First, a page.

I’ve ended up telling myself this: if you are looking for a path where you will never have moments of doubt, fear and/or frustration…guess what? You are never going to find it. Nobody gets that.
    I’ve also found when I’ve tried to repress or ignore any of those feelings, they seem to double-down and make me miserable.

    I made the choice to not have kids and I will own ALL of what that means.

    We’re only human. There is no perfect way. Just the best way for yourself – and I feel very lucky to be living in a time and place that allows me a choice about having (or not, as in my case) a child.

  8. Diane G.
    March 13, 2012

    Oh – and I really like this blog! Nice work!

    • olivia
      March 13, 2012

      Hi Diane. Thank you very much for sharing your thoughts and for the kind words too.

      “There is no perfect way. Just the best way for yourself.”

      I think I might write that down and pin it up somewhere prominent! It relates beautifully not just to this issue but almost every other.

  9. Laura
    March 13, 2012

    Although fleeting I do have doubts. They’re generally triggered by seeing, hearing or reading about a particularly special moment – like when someone describes the wonder they felt when they first saw their new baby. I don’t feel jealousy or longing, it just sometimes gives me a moment of thinking “What if I really am missing out?”. But then reality kicks in and I think “No, I really don’t want that life!”. It can be hard to admit these doubts but they are certainly there, and I’m trying to embrace and explore them rather than ignoring them and hoping they’ll go away.

    I think those feelings can be very healthy because it gives you a moment of seeing parenthood from the other point of view. Nowadays I feel that I can appreciate more why people want to have children just as I can appreciate why I don’t want them.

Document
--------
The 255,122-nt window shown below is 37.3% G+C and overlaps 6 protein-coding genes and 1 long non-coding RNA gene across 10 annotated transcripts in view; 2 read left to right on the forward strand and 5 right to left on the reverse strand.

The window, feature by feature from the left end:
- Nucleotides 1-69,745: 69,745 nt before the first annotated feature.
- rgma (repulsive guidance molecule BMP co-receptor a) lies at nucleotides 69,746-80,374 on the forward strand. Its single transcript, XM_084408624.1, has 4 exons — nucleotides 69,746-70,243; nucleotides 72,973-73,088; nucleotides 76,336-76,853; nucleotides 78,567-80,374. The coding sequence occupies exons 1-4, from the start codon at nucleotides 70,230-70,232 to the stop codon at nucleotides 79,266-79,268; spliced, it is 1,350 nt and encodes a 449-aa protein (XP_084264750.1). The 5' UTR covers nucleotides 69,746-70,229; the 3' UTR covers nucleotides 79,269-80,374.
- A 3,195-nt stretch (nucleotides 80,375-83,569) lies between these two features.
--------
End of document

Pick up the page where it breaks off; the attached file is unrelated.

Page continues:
In case you decide not to keep comments open I want to take the opportunity to let you know that I enjoy reading your blog and I appreciate the serene space you’ve created here, Your posts are thoughtful, inspiring and upbeat and I enjoy reading them.

    • olivia
      March 13, 2012

      Laura, that is wonderful to hear and so encouraging as you’ve described my hopes for this site exactly!

      I hadn’t really considered the way that accepting the reality that there may sometimes be feelings of doubt also opens us up to understanding parents better, but I think you’re absolutely right and its a great point. I’ll borrow it for a future blog post, if I may?

      Thank you so much for your thoughts on these issues!

      • Laura
        March 13, 2012

        Absolutely, feel free!

  10. julie
    March 13, 2012

    I can honestly say that I have never, not once, doubted my decision to be childfree. I have always known that I do not want to have kids, but it was only in recent years that I realized that I had a choice in the matter, and that there was a name for it. This isn’t some plastic facade or posturing, it’s the simple truth. I really can’t imagine regretting not having kids any more than I can imagine regretting not doing every drug imaginable. To me, breeding goes in the same category of desirability as jumping off a cliff. I see absolutely no appeal in it, and not for even the briefest moment, even though I have tried for the sake of a writing assignment.